Harold, who worked as an engineer with the Nashville Bridge Co. at the time, was part of a group of people who ran to the river after someone spotted her mom floating in it.

As a child, Francisco Ortega lived in rural Tijuana, Mexico, 100 miles south of where he lives with his family now.

"We were so poor, but I used to say my mother kept the best dirt floors ever," he told his 16-year-old daughter, Kaya during a recent visit to StoryCorps. "They were the cleanest dirt floors in the planet.

Dr. Joseph Linsk grew up on Atlantic Avenue in the uptown section of Atlantic City, N.J., in the early 1930s. It's an area where he's spent most of his life and where he practiced medicine starting in the 1940s, specializing in cancer and blood diseases.

Now 94 years old, the former hematologist and oncologist is failing in health, as he battles Parkinson's disease. This grave illness, however, is only one part of a perennial struggle Linsk faces. For more than 80 years, he has kept a secret. And it's one about which we're kindly requesting your help.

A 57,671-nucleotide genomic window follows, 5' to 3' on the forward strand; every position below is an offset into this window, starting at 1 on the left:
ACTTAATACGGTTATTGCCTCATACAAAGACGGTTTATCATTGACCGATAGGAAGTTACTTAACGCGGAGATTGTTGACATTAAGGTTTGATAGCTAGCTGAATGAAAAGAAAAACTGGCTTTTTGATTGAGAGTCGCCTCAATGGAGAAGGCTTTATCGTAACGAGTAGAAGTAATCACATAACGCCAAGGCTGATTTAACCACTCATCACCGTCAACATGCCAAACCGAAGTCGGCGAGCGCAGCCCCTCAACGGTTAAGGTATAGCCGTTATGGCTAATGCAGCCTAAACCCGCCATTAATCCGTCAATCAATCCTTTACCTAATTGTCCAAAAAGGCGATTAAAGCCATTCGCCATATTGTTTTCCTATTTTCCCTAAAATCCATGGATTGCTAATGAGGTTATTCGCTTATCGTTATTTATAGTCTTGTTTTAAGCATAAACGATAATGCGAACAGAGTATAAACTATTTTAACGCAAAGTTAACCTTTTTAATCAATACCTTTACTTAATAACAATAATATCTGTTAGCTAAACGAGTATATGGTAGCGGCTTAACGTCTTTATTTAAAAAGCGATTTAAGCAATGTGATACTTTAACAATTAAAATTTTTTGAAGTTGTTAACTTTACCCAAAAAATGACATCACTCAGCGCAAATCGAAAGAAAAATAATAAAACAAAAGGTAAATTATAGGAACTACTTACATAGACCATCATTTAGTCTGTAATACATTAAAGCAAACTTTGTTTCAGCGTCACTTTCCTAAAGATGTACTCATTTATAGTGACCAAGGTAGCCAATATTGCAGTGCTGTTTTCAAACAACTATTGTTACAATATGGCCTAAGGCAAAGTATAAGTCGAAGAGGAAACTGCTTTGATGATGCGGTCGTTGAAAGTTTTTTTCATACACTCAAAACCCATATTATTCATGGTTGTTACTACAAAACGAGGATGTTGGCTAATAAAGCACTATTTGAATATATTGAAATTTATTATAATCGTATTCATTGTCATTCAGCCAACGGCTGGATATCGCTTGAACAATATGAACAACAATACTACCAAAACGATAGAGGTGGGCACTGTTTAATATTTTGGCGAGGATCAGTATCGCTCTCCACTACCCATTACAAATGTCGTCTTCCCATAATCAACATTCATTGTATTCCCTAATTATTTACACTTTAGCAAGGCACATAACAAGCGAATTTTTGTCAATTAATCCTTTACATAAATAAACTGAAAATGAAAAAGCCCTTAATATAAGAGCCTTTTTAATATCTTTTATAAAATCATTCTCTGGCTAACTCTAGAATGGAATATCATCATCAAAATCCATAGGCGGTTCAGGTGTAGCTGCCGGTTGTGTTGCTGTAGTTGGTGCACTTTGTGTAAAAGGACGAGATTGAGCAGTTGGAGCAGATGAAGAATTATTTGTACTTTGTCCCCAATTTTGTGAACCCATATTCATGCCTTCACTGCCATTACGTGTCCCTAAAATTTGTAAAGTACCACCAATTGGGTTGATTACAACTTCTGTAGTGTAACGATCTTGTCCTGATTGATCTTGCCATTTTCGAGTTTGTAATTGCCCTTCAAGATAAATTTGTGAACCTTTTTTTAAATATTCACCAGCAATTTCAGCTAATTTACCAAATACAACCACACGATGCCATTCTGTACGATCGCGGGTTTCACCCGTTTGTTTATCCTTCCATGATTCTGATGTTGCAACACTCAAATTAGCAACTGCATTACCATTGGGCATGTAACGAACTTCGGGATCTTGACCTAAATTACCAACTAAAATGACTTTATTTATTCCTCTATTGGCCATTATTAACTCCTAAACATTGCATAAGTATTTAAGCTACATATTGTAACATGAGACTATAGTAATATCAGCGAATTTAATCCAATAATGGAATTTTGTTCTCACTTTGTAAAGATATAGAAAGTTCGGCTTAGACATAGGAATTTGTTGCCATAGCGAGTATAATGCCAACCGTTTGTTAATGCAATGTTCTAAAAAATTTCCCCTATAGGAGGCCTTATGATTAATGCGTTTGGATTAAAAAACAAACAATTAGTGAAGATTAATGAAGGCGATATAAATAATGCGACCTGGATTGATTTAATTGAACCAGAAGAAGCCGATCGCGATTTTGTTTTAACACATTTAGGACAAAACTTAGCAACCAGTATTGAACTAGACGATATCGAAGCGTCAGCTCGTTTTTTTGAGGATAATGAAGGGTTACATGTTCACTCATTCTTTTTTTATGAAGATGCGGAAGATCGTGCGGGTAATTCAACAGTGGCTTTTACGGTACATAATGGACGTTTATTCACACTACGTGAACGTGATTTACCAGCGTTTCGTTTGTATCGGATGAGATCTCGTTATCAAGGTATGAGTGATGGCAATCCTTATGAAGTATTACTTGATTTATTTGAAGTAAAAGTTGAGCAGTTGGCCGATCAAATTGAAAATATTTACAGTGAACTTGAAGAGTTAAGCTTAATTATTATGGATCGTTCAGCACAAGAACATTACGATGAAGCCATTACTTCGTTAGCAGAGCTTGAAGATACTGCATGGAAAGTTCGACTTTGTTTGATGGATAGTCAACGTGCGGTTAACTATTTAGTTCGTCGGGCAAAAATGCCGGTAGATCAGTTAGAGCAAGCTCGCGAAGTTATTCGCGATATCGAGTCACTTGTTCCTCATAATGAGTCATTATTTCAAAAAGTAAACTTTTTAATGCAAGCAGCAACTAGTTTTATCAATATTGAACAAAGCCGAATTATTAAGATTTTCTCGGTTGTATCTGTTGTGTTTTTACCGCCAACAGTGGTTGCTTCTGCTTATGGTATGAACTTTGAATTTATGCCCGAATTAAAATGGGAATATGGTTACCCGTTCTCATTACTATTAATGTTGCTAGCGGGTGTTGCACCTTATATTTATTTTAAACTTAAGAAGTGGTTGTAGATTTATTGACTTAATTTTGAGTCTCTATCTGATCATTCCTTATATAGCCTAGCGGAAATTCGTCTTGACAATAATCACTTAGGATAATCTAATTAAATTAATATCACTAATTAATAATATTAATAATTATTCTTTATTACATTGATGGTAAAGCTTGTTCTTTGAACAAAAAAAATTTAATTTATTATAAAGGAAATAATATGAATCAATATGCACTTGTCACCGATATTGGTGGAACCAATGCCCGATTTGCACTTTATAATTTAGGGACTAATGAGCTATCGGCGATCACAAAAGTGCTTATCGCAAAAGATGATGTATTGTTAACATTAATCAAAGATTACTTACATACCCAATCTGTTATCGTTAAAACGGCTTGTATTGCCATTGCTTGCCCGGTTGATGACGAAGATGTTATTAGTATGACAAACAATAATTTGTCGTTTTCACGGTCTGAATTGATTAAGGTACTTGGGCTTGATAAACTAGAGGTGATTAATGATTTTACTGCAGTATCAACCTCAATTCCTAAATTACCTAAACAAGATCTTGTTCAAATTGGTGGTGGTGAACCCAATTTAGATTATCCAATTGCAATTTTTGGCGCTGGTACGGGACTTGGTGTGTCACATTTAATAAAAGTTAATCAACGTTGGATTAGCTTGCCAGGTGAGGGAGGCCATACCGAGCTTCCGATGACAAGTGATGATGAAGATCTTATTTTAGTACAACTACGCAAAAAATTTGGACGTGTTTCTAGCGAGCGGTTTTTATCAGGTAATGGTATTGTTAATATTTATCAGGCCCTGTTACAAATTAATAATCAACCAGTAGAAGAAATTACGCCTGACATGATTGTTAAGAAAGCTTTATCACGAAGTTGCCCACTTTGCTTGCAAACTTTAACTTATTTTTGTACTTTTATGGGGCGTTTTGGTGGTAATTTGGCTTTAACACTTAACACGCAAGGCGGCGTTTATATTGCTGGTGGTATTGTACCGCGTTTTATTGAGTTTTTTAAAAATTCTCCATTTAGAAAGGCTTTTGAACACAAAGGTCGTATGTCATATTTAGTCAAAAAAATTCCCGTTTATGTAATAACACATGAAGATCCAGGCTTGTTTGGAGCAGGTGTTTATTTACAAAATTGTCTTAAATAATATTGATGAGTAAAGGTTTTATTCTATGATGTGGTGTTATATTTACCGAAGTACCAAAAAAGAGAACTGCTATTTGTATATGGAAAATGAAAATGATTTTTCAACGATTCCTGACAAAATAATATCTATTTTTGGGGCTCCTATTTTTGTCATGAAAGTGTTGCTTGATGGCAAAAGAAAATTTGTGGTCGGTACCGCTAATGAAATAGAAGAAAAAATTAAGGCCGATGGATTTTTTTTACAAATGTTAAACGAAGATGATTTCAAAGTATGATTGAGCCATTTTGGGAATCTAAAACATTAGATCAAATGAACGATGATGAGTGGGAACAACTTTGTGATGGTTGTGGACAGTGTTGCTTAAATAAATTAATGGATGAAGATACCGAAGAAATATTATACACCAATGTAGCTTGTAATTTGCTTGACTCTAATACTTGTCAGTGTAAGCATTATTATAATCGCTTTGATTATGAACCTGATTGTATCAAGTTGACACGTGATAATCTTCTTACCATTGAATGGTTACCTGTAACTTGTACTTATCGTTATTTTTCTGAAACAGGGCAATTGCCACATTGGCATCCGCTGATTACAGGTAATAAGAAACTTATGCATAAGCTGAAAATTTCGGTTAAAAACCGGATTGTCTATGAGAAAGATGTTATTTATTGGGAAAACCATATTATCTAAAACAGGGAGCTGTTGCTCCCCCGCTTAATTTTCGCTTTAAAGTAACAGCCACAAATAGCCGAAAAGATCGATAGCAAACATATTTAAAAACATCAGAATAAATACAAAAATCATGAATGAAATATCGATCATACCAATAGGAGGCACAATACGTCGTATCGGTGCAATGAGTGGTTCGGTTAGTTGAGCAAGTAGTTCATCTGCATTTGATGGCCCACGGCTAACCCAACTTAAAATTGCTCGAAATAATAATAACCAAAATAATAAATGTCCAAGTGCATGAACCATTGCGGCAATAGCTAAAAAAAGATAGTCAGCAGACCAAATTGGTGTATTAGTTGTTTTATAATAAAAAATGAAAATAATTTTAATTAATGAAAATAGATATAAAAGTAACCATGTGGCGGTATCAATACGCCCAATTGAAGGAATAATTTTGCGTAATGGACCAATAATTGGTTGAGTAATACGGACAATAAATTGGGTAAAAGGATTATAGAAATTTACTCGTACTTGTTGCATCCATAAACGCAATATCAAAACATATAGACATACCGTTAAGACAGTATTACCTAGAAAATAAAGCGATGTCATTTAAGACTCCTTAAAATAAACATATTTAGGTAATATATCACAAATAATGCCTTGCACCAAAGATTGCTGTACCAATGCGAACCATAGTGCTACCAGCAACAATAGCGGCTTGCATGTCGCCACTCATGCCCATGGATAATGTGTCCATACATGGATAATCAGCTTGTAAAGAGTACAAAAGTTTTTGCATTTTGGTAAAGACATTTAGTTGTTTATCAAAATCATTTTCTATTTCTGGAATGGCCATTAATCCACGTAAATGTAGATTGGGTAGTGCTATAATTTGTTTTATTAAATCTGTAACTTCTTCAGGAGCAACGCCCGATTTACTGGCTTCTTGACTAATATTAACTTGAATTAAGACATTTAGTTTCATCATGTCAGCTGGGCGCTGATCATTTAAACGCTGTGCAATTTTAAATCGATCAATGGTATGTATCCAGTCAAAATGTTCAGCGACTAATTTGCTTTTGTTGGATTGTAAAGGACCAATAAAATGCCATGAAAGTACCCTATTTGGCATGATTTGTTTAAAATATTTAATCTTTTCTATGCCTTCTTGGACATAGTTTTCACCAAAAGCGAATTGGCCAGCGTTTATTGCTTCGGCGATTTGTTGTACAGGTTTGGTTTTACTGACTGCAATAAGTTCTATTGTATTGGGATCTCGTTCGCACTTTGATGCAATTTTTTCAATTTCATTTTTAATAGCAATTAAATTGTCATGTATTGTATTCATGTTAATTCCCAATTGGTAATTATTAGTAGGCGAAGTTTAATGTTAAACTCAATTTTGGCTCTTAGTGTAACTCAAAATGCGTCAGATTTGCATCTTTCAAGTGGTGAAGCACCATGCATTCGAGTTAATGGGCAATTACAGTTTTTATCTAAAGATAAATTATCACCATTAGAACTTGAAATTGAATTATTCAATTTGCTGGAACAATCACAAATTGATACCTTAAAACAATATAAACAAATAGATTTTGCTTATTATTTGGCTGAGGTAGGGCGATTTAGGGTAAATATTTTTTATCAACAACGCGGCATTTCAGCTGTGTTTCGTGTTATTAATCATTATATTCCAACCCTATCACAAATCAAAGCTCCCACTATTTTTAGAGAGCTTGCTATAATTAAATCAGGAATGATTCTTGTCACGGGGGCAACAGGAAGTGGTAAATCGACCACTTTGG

Robert Sanchez first met Fred Davie in 1998, in a small, windowless room at Sing Sing Prison. Sanchez was there serving 15 years on a drug conviction; Davie was a Presbyterian minister, who was teaching there in a theology master's program.

It "didn't look like much of an educational setting," Sanchez laughs. He was studying toward his master's in theology, sitting there with 16 men, most of whom were serving sentences of 15 to 20 years. "But that room created magic."

Mary Ostendorf met her partner, Leslye Huff, in 1983. At that time, like so many LGBTQ people then, Mary didn't tell her family. And Huff went along with it.

"You took me to meet your mom," Huff tells Ostendorf, recalling their relationship's beginnings in a conversation with StoryCorps. "She was short like me, and pretty vivacious. She and I sat and talked and I thought the makings of a pretty good friendship was beginning."

Saboor Sahely grew up in Laghman, Afghanistan, with a large extended family.